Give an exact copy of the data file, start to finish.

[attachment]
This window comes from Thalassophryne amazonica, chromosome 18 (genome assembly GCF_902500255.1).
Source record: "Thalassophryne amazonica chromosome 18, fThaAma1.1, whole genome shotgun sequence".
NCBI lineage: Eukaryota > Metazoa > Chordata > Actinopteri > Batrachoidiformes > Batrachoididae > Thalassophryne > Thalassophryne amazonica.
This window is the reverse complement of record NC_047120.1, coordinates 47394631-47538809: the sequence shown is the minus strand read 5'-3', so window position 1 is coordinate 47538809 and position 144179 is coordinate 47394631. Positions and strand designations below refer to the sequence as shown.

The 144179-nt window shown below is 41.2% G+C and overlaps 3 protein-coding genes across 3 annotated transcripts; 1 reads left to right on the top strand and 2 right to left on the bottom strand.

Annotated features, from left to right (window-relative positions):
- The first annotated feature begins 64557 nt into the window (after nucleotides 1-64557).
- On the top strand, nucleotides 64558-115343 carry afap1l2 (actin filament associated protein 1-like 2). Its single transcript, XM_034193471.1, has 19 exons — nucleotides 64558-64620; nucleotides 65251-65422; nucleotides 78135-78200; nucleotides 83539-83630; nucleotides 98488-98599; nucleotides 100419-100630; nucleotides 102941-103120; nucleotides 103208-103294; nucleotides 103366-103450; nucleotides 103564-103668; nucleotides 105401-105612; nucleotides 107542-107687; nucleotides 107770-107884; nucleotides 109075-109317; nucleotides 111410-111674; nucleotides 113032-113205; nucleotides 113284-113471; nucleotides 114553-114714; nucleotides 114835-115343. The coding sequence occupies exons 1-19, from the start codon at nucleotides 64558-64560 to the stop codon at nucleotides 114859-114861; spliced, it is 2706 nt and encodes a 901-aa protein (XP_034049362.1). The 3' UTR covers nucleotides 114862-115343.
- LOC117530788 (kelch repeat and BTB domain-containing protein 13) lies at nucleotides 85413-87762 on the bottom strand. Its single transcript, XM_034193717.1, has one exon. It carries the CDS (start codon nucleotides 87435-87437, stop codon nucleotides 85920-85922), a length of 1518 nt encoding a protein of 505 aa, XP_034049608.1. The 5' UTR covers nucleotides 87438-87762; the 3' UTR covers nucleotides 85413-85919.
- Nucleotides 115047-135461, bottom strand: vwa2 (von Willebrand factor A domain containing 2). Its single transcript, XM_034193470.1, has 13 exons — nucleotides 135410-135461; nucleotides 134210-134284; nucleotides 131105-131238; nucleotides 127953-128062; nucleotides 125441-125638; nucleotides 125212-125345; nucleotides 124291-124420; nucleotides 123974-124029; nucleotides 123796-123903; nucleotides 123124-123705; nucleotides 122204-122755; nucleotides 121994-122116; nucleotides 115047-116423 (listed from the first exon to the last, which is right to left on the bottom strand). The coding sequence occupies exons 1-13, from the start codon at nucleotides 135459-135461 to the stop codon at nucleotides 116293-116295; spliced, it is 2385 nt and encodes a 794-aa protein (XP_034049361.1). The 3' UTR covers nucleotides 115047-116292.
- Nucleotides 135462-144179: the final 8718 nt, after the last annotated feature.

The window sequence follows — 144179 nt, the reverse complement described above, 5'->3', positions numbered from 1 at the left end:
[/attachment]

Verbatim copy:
This window comes from Thalassophryne amazonica, chromosome 18 (genome assembly GCF_902500255.1).
Source record: "Thalassophryne amazonica chromosome 18, fThaAma1.1, whole genome shotgun sequence".
NCBI lineage: Eukaryota > Metazoa > Chordata > Actinopteri > Batrachoidiformes > Batrachoididae > Thalassophryne > Thalassophryne amazonica.
This window is the reverse complement of record NC_047120.1, coordinates 47394631-47538809: the sequence shown is the minus strand read 5'-3', so window position 1 is coordinate 47538809 and position 144179 is coordinate 47394631. Positions and strand designations below refer to the sequence as shown.

The 144179-nt window shown below is 41.2% G+C and overlaps 3 protein-coding genes across 3 annotated transcripts; 1 reads left to right on the top strand and 2 right to left on the bottom strand.

Annotated features, from left to right (window-relative positions):
- The first annotated feature begins 64557 nt into the window (after nucleotides 1-64557).
- On the top strand, nucleotides 64558-115343 carry afap1l2 (actin filament associated protein 1-like 2). Its single transcript, XM_034193471.1, has 19 exons — nucleotides 64558-64620; nucleotides 65251-65422; nucleotides 78135-78200; nucleotides 83539-83630; nucleotides 98488-98599; nucleotides 100419-100630; nucleotides 102941-103120; nucleotides 103208-103294; nucleotides 103366-103450; nucleotides 103564-103668; nucleotides 105401-105612; nucleotides 107542-107687; nucleotides 107770-107884; nucleotides 109075-109317; nucleotides 111410-111674; nucleotides 113032-113205; nucleotides 113284-113471; nucleotides 114553-114714; nucleotides 114835-115343. The coding sequence occupies exons 1-19, from the start codon at nucleotides 64558-64560 to the stop codon at nucleotides 114859-114861; spliced, it is 2706 nt and encodes a 901-aa protein (XP_034049362.1). The 3' UTR covers nucleotides 114862-115343.
- LOC117530788 (kelch repeat and BTB domain-containing protein 13) lies at nucleotides 85413-87762 on the bottom strand. Its single transcript, XM_034193717.1, has one exon. It carries the CDS (start codon nucleotides 87435-87437, stop codon nucleotides 85920-85922), a length of 1518 nt encoding a protein of 505 aa, XP_034049608.1. The 5' UTR covers nucleotides 87438-87762; the 3' UTR covers nucleotides 85413-85919.
- Nucleotides 115047-135461, bottom strand: vwa2 (von Willebrand factor A domain containing 2). Its single transcript, XM_034193470.1, has 13 exons — nucleotides 135410-135461; nucleotides 134210-134284; nucleotides 131105-131238; nucleotides 127953-128062; nucleotides 125441-125638; nucleotides 125212-125345; nucleotides 124291-124420; nucleotides 123974-124029; nucleotides 123796-123903; nucleotides 123124-123705; nucleotides 122204-122755; nucleotides 121994-122116; nucleotides 115047-116423 (listed from the first exon to the last, which is right to left on the bottom strand). The coding sequence occupies exons 1-13, from the start codon at nucleotides 135459-135461 to the stop codon at nucleotides 116293-116295; spliced, it is 2385 nt and encodes a 794-aa protein (XP_034049361.1). The 3' UTR covers nucleotides 115047-116292.
- Nucleotides 135462-144179: the final 8718 nt, after the last annotated feature.

The window sequence follows — 144179 nt, the reverse complement described above, 5'->3', positions numbered from 1 at the left end: